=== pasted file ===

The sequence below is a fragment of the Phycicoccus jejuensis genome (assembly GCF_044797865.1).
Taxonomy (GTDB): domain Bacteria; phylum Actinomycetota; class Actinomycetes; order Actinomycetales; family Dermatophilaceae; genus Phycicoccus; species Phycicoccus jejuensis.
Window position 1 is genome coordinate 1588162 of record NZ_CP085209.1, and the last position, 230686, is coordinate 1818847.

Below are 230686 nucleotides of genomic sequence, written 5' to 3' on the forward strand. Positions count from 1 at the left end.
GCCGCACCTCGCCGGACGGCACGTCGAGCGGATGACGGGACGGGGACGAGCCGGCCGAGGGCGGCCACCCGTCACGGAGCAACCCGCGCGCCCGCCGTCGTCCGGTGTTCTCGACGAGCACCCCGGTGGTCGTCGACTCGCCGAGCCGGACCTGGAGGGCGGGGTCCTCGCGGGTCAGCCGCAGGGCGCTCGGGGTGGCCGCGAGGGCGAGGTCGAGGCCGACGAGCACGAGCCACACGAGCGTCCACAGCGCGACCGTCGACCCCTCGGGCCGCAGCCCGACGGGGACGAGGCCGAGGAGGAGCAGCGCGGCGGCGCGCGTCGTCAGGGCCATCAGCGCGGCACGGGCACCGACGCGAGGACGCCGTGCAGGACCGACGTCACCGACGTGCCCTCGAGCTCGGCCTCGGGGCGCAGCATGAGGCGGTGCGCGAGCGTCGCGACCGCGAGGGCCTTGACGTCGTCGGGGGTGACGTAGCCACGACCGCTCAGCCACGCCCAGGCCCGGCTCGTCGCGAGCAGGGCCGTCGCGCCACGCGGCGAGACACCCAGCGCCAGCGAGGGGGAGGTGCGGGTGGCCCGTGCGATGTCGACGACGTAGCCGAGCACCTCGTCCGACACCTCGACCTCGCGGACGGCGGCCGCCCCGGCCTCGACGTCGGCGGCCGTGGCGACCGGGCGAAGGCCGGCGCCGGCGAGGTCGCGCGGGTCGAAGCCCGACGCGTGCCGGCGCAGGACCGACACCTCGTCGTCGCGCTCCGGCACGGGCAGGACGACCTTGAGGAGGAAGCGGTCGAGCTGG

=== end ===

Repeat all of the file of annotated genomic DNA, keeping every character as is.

The sequence below is a fragment of the Phycicoccus jejuensis genome (assembly GCF_044797865.1).
Taxonomy (GTDB): domain Bacteria; phylum Actinomycetota; class Actinomycetes; order Actinomycetales; family Dermatophilaceae; genus Phycicoccus; species Phycicoccus jejuensis.
Window position 1 is genome coordinate 1588162 of record NZ_CP085209.1, and the last position, 230686, is coordinate 1818847.

Below are 230686 nucleotides of genomic sequence, written 5' to 3' on the forward strand. Positions count from 1 at the left end.
GCCGCACCTCGCCGGACGGCACGTCGAGCGGATGACGGGACGGGGACGAGCCGGCCGAGGGCGGCCACCCGTCACGGAGCAACCCGCGCGCCCGCCGTCGTCCGGTGTTCTCGACGAGCACCCCGGTGGTCGTCGACTCGCCGAGCCGGACCTGGAGGGCGGGGTCCTCGCGGGTCAGCCGCAGGGCGCTCGGGGTGGCCGCGAGGGCGAGGTCGAGGCCGACGAGCACGAGCCACACGAGCGTCCACAGCGCGACCGTCGACCCCTCGGGCCGCAGCCCGACGGGGACGAGGCCGAGGAGGAGCAGCGCGGCGGCGCGCGTCGTCAGGGCCATCAGCGCGGCACGGGCACCGACGCGAGGACGCCGTGCAGGACCGACGTCACCGACGTGCCCTCGAGCTCGGCCTCGGGGCGCAGCATGAGGCGGTGCGCGAGCGTCGCGACCGCGAGGGCCTTGACGTCGTCGGGGGTGACGTAGCCACGACCGCTCAGCCACGCCCAGGCCCGGCTCGTCGCGAGCAGGGCCGTCGCGCCACGCGGCGAGACACCCAGCGCCAGCGAGGGGGAGGTGCGGGTGGCCCGTGCGATGTCGACGACGTAGCCGAGCACCTCGTCCGACACCTCGACCTCGCGGACGGCGGCCGCCCCGGCCTCGACGTCGGCGGCCGTGGCGACCGGGCGAAGGCCGGCGCCGGCGAGGTCGCGCGGGTCGAAGCCCGACGCGTGCCGGCGCAGGACCGACACCTCGTCGTCGCGCTCCGGCACGGGCAGGACGACCTTGAGGAGGAAGCGGTCGAGCTGG